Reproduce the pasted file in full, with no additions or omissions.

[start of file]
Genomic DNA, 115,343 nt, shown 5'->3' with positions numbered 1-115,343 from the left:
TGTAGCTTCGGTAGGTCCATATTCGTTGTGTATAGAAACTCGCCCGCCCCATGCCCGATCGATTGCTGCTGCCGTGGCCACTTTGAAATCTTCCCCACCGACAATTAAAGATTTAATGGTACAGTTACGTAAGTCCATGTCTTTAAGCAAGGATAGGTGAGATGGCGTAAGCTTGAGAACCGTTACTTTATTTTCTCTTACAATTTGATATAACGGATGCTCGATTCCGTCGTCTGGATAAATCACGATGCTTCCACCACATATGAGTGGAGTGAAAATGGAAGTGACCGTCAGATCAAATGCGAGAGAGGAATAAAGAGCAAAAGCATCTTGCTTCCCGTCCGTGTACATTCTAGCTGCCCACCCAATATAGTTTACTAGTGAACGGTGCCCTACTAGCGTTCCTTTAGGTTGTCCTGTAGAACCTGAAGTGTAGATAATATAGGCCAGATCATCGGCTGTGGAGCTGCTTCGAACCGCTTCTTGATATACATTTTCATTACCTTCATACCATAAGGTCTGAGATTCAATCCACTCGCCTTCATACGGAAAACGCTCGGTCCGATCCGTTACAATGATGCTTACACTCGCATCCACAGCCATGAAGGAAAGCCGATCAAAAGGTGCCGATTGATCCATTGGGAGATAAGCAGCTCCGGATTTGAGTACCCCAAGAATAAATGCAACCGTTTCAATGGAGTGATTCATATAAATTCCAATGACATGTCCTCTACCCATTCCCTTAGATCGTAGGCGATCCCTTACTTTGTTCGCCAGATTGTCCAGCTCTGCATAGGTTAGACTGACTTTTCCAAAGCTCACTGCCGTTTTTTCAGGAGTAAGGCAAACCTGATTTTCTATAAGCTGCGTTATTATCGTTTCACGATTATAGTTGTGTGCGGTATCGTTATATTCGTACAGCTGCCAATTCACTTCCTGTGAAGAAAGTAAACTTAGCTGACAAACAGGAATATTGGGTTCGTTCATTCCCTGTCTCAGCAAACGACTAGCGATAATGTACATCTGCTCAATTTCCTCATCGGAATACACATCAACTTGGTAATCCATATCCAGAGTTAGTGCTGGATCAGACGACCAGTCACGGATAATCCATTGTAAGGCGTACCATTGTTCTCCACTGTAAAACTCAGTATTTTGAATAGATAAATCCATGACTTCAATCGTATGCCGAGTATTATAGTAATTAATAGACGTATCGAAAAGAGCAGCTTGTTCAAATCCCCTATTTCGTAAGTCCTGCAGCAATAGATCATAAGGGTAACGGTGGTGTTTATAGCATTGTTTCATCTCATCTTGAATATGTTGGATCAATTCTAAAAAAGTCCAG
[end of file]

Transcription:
Genomic DNA, 115,343 nt, shown 5'->3' with positions numbered 1-115,343 from the left:
TGTAGCTTCGGTAGGTCCATATTCGTTGTGTATAGAAACTCGCCCGCCCCATGCCCGATCGATTGCTGCTGCCGTGGCCACTTTGAAATCTTCCCCACCGACAATTAAAGATTTAATGGTACAGTTACGTAAGTCCATGTCTTTAAGCAAGGATAGGTGAGATGGCGTAAGCTTGAGAACCGTTACTTTATTTTCTCTTACAATTTGATATAACGGATGCTCGATTCCGTCGTCTGGATAAATCACGATGCTTCCACCACATATGAGTGGAGTGAAAATGGAAGTGACCGTCAGATCAAATGCGAGAGAGGAATAAAGAGCAAAAGCATCTTGCTTCCCGTCCGTGTACATTCTAGCTGCCCACCCAATATAGTTTACTAGTGAACGGTGCCCTACTAGCGTTCCTTTAGGTTGTCCTGTAGAACCTGAAGTGTAGATAATATAGGCCAGATCATCGGCTGTGGAGCTGCTTCGAACCGCTTCTTGATATACATTTTCATTACCTTCATACCATAAGGTCTGAGATTCAATCCACTCGCCTTCATACGGAAAACGCTCGGTCCGATCCGTTACAATGATGCTTACACTCGCATCCACAGCCATGAAGGAAAGCCGATCAAAAGGTGCCGATTGATCCATTGGGAGATAAGCAGCTCCGGATTTGAGTACCCCAAGAATAAATGCAACCGTTTCAATGGAGTGATTCATATAAATTCCAATGACATGTCCTCTACCCATTCCCTTAGATCGTAGGCGATCCCTTACTTTGTTCGCCAGATTGTCCAGCTCTGCATAGGTTAGACTGACTTTTCCAAAGCTCACTGCCGTTTTTTCAGGAGTAAGGCAAACCTGATTTTCTATAAGCTGCGTTATTATCGTTTCACGATTATAGTTGTGTGCGGTATCGTTATATTCGTACAGCTGCCAATTCACTTCCTGTGAAGAAAGTAAACTTAGCTGACAAACAGGAATATTGGGTTCGTTCATTCCCTGTCTCAGCAAACGACTAGCGATAATGTACATCTGCTCAATTTCCTCATCGGAATACACATCAACTTGGTAATCCATATCCAGAGTTAGTGCTGGATCAGACGACCAGTCACGGATAATCCATTGTAAGGCGTACCATTGTTCTCCACTGTAAAACTCAGTATTTTGAATAGATAAATCCATGACTTCAATCGTATGCCGAGTATTATAGTAATTAATAGACGTATCGAAAAGAGCAGCTTGTTCAAATCCCCTATTTCGTAAGTCCTGCAGCAATAGATCATAAGGGTAACGGTGGTGTTTATAGCATTGTTTCATCTCATCTTGAATATGTTGGATCAATTCTAAAAAAGTCCAG